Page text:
Inner Coire of Coire Ardair.
21st February 2021
The Scottish Avalanche Information Service issues information to support permitted activity under current Scottish Government guidance.
This blog is intended to provide hazard and mountain condition information to help plan safer mountain trips.
(Above) Looking up towards ‘The Pumpkin’, ‘The Wand’ and ‘Diadem’ in the Inner Coire of Coire Ardair. Note the large cornice line still in place over the top of the entrance to Cinderella. Recent cooler temperatures will be helping to refreeze the surface of this cantilever of snow but the core of it will still be moist or wet from rainfall and mild temperatures over the past few days. Avalanche debris is from yesterday’s avalanche cycle.
(Above) The entrance to ‘Cinderella’ in the Inner Coire. Freezing at 900m today which is approximately at the apex of this talus fan in the centre of the photo. More avalanche debris here, also from yesterday’s cycle.
(Above) Looking out into Coire Ardair itself and beyond from the Inner Coire. The general snow cover at Creag Meagaidh is much more mottled than indicated here in the photo. Still good cover above 800m but there more brown than white at lower altitudes now. Lochan a Choire continues to hold a more or less complete cover of thickish ice.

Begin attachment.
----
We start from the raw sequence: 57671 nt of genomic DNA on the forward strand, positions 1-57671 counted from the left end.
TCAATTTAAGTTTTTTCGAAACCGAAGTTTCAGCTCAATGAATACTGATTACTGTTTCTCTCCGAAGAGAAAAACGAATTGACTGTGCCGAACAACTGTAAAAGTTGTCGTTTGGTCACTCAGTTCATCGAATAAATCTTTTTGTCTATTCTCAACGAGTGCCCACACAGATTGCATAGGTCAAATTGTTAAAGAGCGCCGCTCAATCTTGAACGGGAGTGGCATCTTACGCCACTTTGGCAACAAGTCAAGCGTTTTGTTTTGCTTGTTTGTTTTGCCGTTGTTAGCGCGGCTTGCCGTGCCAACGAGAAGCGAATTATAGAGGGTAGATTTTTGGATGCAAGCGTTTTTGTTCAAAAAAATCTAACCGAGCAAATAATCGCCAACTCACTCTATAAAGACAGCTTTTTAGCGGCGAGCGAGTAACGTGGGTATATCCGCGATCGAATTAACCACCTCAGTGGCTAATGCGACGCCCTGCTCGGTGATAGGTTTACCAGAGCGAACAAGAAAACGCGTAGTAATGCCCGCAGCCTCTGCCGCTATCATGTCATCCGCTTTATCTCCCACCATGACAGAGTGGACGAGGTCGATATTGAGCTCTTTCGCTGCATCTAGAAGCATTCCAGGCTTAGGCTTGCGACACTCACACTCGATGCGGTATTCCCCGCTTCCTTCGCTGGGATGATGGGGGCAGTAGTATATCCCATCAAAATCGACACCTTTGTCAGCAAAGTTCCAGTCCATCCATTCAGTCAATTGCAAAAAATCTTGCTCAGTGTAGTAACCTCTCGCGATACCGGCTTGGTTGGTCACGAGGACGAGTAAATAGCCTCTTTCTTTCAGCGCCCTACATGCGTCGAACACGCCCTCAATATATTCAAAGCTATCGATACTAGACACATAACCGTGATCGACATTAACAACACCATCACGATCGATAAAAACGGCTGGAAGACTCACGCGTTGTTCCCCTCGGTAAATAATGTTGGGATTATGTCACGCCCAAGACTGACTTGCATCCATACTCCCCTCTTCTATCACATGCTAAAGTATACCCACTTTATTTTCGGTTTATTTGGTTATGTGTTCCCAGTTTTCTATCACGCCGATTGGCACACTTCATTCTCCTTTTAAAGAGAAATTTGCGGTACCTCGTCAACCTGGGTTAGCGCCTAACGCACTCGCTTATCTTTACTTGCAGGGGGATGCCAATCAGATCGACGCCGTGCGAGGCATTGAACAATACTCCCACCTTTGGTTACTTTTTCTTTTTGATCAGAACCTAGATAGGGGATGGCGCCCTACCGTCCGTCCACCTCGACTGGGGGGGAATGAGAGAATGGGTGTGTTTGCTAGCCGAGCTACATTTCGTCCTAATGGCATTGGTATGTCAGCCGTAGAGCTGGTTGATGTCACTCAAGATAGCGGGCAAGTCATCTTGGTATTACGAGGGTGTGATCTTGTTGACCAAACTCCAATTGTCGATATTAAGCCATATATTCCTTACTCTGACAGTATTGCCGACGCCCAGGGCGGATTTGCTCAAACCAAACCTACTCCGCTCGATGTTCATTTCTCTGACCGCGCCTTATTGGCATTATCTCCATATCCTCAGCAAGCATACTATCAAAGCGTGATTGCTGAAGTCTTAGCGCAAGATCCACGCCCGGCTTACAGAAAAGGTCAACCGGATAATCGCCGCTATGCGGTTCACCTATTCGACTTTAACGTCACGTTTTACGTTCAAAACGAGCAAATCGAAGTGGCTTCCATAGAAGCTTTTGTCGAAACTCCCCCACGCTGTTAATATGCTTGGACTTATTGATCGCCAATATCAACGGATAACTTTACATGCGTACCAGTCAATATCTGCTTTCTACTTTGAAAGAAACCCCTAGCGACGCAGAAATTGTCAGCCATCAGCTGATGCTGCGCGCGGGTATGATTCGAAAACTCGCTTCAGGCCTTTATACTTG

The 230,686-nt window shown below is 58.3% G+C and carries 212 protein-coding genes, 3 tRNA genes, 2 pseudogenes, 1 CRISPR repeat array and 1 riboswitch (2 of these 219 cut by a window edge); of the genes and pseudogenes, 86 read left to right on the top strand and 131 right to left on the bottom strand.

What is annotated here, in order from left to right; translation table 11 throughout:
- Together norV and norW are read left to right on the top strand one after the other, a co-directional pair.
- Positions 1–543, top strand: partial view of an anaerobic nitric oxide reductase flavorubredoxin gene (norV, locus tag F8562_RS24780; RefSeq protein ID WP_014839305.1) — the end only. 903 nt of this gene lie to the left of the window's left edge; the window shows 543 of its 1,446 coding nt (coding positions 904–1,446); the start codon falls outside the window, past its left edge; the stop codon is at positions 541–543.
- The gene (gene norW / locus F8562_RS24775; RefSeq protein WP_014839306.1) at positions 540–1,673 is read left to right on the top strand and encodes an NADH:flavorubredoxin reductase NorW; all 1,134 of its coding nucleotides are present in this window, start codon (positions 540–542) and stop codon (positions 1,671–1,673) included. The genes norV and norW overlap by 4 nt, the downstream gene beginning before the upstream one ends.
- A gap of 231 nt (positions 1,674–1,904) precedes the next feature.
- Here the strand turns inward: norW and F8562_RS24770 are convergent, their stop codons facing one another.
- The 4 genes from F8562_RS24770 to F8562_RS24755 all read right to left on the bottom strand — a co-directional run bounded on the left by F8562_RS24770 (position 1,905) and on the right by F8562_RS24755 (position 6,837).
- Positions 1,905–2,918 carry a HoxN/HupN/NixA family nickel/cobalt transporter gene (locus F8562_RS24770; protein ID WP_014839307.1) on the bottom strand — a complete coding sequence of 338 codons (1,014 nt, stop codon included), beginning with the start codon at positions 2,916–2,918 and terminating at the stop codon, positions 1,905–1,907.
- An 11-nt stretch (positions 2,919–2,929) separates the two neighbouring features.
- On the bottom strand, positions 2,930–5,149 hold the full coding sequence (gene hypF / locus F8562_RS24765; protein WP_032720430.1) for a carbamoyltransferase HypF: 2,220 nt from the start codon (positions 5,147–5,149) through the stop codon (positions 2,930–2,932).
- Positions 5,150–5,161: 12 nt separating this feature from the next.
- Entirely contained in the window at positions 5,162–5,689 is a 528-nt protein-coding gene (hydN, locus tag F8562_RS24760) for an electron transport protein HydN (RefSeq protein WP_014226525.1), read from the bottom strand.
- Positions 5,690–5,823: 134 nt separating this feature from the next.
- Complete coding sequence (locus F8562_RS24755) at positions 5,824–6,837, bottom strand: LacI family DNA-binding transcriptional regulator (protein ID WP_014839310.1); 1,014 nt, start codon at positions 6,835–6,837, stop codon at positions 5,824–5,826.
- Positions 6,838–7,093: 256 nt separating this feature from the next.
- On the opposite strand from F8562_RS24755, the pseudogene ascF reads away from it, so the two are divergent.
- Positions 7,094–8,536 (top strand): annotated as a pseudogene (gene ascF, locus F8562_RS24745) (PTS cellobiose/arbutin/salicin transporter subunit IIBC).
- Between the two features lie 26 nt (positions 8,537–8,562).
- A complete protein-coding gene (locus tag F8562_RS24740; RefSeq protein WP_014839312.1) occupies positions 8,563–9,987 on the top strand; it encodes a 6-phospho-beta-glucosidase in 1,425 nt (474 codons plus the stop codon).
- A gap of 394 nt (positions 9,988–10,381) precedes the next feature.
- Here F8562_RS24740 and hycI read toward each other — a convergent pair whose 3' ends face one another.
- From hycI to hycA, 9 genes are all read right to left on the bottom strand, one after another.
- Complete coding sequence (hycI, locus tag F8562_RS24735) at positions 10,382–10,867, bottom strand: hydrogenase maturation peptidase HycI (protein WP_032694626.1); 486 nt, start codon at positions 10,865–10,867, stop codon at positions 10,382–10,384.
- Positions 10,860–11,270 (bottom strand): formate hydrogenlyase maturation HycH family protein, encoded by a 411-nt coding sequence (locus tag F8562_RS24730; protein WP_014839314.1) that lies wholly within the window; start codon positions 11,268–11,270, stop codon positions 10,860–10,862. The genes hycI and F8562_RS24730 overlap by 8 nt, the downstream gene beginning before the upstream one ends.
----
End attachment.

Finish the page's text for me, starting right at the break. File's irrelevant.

Met a very fit looking guy running up the main Coire Ardair path when I was exiting this afternoon. He was wearing nothing more than a pair of trainers and some running shorts. Period. I felt some faint warmth at the lower end of the path near juvenile birch trees but I definitely wouldn’t call it springlike today. Anyway, his mission was to get 5km along the main path (quickly!) to the lochan for some cold water swimming and then back out again in short order. Gotta admire his chutzpah, if nothing else. I have friends who extol the virtues of cold water swimming and swear by its benefits. I remain unconvinced!
(Above) Looking across to Bellevue Buttress, the mouth of Raeburn’s Gully and Pinnacle Buttress. You can see the extent of the avalanche debris from yesterday’s events more clearly in this photo left of centre than Saturday’s blog posting.
Quite dynamic changes in the snowpack today. Significant change from overnight wet snow instability to better consolidation in the drier cooler conditions we experienced from the early hours onwards. Crusty at highest elevations, too, though still quite moist or wet below 850m. Still some minor concern about wet snow instability (possible but limited full depth avalanche potential) on the innumerable steep ledges and benches on the Post Face below about 850m. Even though it’s been a bit cooler up high, best not bet your house just yet on the integrity of those large, gnarly cornices we have hanging around.
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